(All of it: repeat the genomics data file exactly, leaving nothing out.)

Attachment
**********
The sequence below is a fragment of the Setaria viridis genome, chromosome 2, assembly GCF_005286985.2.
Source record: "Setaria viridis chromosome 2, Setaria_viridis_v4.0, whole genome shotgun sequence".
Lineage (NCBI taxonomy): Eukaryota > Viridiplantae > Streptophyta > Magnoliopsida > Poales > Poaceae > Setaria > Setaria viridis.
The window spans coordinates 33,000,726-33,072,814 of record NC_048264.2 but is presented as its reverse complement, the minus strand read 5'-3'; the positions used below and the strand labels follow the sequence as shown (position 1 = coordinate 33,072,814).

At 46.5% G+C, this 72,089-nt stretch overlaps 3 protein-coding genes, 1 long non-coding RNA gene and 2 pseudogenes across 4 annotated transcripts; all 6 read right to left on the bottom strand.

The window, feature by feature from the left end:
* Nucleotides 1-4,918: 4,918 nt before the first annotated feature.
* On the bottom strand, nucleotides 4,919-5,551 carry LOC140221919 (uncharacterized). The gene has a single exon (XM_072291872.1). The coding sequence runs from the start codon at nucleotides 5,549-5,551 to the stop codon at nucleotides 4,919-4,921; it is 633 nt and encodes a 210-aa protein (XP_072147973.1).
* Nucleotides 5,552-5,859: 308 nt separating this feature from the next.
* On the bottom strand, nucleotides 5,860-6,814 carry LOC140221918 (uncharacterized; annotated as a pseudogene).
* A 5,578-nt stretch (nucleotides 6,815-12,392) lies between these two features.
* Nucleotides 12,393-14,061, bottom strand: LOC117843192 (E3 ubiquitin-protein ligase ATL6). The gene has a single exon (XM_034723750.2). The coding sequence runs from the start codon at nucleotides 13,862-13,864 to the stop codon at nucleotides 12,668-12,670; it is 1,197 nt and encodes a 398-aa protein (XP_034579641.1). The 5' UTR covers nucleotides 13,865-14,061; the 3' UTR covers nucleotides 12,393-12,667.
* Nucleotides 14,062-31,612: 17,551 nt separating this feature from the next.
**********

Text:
The sequence below is a fragment of the Setaria viridis genome, chromosome 2, assembly GCF_005286985.2.
Source record: "Setaria viridis chromosome 2, Setaria_viridis_v4.0, whole genome shotgun sequence".
Lineage (NCBI taxonomy): Eukaryota > Viridiplantae > Streptophyta > Magnoliopsida > Poales > Poaceae > Setaria > Setaria viridis.
The window spans coordinates 33,000,726-33,072,814 of record NC_048264.2 but is presented as its reverse complement, the minus strand read 5'-3'; the positions used below and the strand labels follow the sequence as shown (position 1 = coordinate 33,072,814).

At 46.5% G+C, this 72,089-nt stretch overlaps 3 protein-coding genes, 1 long non-coding RNA gene and 2 pseudogenes across 4 annotated transcripts; all 6 read right to left on the bottom strand.

The window, feature by feature from the left end:
* Nucleotides 1-4,918: 4,918 nt before the first annotated feature.
* On the bottom strand, nucleotides 4,919-5,551 carry LOC140221919 (uncharacterized). The gene has a single exon (XM_072291872.1). The coding sequence runs from the start codon at nucleotides 5,549-5,551 to the stop codon at nucleotides 4,919-4,921; it is 633 nt and encodes a 210-aa protein (XP_072147973.1).
* Nucleotides 5,552-5,859: 308 nt separating this feature from the next.
* On the bottom strand, nucleotides 5,860-6,814 carry LOC140221918 (uncharacterized; annotated as a pseudogene).
* A 5,578-nt stretch (nucleotides 6,815-12,392) lies between these two features.
* Nucleotides 12,393-14,061, bottom strand: LOC117843192 (E3 ubiquitin-protein ligase ATL6). The gene has a single exon (XM_034723750.2). The coding sequence runs from the start codon at nucleotides 13,862-13,864 to the stop codon at nucleotides 12,668-12,670; it is 1,197 nt and encodes a 398-aa protein (XP_034579641.1). The 5' UTR covers nucleotides 13,865-14,061; the 3' UTR covers nucleotides 12,393-12,667.
* Nucleotides 14,062-31,612: 17,551 nt separating this feature from the next.